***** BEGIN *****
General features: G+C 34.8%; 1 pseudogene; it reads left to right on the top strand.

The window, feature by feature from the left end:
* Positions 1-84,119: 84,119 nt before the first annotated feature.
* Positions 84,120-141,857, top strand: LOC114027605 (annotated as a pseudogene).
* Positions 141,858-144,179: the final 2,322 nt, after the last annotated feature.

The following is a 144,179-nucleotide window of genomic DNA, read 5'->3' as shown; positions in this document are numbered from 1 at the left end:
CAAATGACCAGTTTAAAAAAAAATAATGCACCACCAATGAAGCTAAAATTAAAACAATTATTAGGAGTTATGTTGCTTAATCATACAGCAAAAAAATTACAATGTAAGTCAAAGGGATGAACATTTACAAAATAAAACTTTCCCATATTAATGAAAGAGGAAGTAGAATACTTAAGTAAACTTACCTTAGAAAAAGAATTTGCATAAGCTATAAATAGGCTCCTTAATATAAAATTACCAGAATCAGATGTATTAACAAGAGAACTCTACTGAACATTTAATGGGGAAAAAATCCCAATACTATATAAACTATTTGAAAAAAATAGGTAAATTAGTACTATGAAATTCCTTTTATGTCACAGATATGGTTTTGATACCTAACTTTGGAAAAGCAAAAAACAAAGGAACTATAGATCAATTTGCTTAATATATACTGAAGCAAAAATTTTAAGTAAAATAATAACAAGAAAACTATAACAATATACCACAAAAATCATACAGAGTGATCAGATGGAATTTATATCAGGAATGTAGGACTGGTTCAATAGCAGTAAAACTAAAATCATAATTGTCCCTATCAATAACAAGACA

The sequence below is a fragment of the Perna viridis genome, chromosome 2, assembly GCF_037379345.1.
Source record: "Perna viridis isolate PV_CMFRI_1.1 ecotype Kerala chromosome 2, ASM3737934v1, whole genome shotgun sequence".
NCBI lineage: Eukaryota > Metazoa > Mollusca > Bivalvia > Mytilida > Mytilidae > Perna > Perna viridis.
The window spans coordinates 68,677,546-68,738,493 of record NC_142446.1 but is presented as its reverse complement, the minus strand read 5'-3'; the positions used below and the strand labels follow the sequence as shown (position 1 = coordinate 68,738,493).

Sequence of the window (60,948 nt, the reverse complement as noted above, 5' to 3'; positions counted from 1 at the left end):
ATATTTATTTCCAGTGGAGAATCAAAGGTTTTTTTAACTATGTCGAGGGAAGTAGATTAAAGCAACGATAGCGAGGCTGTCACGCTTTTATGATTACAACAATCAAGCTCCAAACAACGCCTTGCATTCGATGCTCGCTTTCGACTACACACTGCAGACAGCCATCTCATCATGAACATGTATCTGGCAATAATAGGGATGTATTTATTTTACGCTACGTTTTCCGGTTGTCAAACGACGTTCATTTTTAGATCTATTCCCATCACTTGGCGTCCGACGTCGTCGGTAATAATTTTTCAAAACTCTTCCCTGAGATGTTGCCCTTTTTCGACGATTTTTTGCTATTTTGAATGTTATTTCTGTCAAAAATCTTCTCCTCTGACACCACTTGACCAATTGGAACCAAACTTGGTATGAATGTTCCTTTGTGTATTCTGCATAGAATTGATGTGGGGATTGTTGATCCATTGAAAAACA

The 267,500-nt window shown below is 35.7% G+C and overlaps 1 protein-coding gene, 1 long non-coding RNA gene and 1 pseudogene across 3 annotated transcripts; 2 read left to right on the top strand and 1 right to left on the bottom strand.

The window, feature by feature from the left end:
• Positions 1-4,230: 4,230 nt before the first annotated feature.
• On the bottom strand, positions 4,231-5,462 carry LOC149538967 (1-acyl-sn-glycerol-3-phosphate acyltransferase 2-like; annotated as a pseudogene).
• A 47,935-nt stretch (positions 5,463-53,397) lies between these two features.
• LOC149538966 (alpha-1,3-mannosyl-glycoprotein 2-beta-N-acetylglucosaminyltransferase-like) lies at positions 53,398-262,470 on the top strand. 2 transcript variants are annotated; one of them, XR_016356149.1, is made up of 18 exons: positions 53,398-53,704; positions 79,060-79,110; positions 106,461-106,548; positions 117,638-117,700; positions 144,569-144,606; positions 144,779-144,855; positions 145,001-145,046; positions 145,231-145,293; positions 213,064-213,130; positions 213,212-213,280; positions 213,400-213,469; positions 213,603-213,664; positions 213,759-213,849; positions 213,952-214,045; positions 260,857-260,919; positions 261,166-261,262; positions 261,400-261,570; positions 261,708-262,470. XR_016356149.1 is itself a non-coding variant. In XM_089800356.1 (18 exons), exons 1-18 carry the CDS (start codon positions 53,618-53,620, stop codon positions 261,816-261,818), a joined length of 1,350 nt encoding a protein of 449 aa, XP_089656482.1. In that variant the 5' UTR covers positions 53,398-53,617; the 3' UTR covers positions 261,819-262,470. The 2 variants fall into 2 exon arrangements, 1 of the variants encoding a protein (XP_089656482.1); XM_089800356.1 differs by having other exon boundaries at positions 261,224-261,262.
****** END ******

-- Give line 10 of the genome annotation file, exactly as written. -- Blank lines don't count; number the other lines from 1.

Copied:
NCBI lineage: Eukaryota > Metazoa > Mollusca > Bivalvia > Mytilida > Mytilidae > Perna > Perna viridis.